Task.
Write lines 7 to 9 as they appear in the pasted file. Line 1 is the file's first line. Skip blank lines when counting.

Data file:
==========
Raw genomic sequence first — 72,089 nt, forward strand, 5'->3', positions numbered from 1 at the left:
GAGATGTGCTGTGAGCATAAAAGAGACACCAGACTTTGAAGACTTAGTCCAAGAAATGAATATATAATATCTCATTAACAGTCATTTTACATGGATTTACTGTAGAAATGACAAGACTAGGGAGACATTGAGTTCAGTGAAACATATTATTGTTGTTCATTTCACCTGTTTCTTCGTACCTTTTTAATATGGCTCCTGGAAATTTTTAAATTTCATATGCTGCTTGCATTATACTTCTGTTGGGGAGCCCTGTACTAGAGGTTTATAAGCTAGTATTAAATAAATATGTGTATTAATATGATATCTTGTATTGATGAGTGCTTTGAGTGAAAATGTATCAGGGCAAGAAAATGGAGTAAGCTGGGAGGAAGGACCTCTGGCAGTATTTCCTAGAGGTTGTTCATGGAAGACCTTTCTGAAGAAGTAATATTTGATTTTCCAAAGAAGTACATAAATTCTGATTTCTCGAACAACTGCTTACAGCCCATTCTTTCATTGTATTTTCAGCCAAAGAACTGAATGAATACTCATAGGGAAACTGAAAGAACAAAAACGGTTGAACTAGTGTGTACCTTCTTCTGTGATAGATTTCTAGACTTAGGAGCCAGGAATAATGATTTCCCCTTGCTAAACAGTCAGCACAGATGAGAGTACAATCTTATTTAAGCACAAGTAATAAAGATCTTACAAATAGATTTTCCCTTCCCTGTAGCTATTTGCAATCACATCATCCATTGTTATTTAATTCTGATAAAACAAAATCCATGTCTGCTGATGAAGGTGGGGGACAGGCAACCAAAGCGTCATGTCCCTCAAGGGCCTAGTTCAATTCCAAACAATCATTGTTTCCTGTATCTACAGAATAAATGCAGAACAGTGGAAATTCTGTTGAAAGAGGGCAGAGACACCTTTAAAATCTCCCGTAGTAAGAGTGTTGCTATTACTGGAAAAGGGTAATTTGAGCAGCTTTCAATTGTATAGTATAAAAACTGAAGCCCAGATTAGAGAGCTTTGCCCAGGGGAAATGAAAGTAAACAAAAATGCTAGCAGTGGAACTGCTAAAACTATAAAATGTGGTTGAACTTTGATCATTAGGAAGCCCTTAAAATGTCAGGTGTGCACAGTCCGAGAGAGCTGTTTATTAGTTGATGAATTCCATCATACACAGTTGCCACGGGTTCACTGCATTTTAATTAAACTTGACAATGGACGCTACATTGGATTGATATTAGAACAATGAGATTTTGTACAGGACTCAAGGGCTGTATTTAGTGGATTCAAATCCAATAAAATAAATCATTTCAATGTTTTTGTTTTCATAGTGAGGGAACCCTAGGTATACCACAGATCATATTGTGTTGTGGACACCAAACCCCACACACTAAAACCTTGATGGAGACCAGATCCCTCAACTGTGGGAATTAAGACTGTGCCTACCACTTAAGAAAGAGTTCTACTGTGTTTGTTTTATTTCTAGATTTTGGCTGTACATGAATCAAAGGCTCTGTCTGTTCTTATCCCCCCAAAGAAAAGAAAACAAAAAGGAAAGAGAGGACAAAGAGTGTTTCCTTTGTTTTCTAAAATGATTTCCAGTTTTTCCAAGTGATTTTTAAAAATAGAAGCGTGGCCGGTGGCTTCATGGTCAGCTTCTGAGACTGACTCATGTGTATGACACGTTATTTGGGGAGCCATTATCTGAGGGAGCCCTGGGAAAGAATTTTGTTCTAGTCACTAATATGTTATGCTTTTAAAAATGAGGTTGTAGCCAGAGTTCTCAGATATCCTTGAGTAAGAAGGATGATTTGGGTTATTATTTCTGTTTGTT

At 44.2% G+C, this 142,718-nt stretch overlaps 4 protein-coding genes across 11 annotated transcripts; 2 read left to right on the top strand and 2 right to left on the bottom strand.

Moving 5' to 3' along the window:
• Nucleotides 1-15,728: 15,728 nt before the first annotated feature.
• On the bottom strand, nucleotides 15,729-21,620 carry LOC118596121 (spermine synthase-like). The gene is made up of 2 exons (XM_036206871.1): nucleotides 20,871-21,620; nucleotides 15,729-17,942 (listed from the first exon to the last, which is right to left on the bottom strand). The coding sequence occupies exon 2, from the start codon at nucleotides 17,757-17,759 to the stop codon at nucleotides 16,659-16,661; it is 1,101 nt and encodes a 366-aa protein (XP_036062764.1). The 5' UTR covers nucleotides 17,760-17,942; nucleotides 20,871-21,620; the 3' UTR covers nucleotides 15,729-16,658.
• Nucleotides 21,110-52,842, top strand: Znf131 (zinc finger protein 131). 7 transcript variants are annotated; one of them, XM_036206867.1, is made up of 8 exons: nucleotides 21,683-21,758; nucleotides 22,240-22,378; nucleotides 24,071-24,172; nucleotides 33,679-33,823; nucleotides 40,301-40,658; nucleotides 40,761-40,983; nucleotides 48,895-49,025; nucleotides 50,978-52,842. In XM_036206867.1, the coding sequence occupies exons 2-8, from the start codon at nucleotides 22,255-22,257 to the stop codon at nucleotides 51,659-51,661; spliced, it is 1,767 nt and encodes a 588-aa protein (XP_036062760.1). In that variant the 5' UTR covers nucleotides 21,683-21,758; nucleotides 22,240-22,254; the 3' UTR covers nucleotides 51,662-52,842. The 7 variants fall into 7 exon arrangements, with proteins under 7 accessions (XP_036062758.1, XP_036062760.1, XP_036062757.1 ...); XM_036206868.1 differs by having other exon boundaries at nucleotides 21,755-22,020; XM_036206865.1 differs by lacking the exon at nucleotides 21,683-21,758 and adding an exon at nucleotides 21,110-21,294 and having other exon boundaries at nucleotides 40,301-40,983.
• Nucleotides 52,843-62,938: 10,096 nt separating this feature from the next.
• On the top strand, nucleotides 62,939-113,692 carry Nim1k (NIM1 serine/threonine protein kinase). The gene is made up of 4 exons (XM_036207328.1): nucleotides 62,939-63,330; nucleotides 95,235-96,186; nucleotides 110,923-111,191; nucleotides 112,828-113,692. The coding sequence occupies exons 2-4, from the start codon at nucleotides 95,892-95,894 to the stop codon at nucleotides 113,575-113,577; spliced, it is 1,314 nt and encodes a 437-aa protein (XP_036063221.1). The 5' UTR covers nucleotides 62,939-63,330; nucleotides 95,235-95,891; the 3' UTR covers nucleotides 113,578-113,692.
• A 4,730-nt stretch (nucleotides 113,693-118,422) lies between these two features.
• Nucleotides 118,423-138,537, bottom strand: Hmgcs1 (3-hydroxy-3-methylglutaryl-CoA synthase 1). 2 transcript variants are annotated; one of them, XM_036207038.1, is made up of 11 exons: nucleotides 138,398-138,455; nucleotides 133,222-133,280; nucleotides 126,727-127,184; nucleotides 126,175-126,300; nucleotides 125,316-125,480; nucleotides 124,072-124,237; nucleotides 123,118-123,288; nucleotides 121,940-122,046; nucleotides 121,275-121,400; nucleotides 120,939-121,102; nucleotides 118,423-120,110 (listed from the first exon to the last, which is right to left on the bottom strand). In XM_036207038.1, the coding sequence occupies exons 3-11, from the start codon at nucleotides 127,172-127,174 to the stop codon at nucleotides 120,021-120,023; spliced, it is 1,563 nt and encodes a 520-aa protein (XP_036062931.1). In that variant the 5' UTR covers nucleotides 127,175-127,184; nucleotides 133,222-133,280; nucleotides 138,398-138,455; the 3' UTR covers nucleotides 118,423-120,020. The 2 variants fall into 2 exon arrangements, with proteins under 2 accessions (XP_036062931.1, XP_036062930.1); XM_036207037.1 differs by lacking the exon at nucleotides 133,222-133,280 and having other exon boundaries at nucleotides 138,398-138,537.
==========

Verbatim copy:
• Nucleotides 21,110-52,842, top strand: Znf131 (zinc finger protein 131). 7 transcript variants are annotated; one of them, XM_036206867.1, is made up of 8 exons: nucleotides 21,683-21,758; nucleotides 22,240-22,378; nucleotides 24,071-24,172; nucleotides 33,679-33,823; nucleotides 40,301-40,658; nucleotides 40,761-40,983; nucleotides 48,895-49,025; nucleotides 50,978-52,842. In XM_036206867.1, the coding sequence occupies exons 2-8, from the start codon at nucleotides 22,255-22,257 to the stop codon at nucleotides 51,659-51,661; spliced, it is 1,767 nt and encodes a 588-aa protein (XP_036062760.1). In that variant the 5' UTR covers nucleotides 21,683-21,758; nucleotides 22,240-22,254; the 3' UTR covers nucleotides 51,662-52,842. The 7 variants fall into 7 exon arrangements, with proteins under 7 accessions (XP_036062758.1, XP_036062760.1, XP_036062757.1 ...); XM_036206868.1 differs by having other exon boundaries at nucleotides 21,755-22,020; XM_036206865.1 differs by lacking the exon at nucleotides 21,683-21,758 and adding an exon at nucleotides 21,110-21,294 and having other exon boundaries at nucleotides 40,301-40,983.
• Nucleotides 52,843-62,938: 10,096 nt separating this feature from the next.
• On the top strand, nucleotides 62,939-113,692 carry Nim1k (NIM1 serine/threonine protein kinase). The gene is made up of 4 exons (XM_036207328.1): nucleotides 62,939-63,330; nucleotides 95,235-96,186; nucleotides 110,923-111,191; nucleotides 112,828-113,692. The coding sequence occupies exons 2-4, from the start codon at nucleotides 95,892-95,894 to the stop codon at nucleotides 113,575-113,577; spliced, it is 1,314 nt and encodes a 437-aa protein (XP_036063221.1). The 5' UTR covers nucleotides 62,939-63,330; nucleotides 95,235-95,891; the 3' UTR covers nucleotides 113,578-113,692.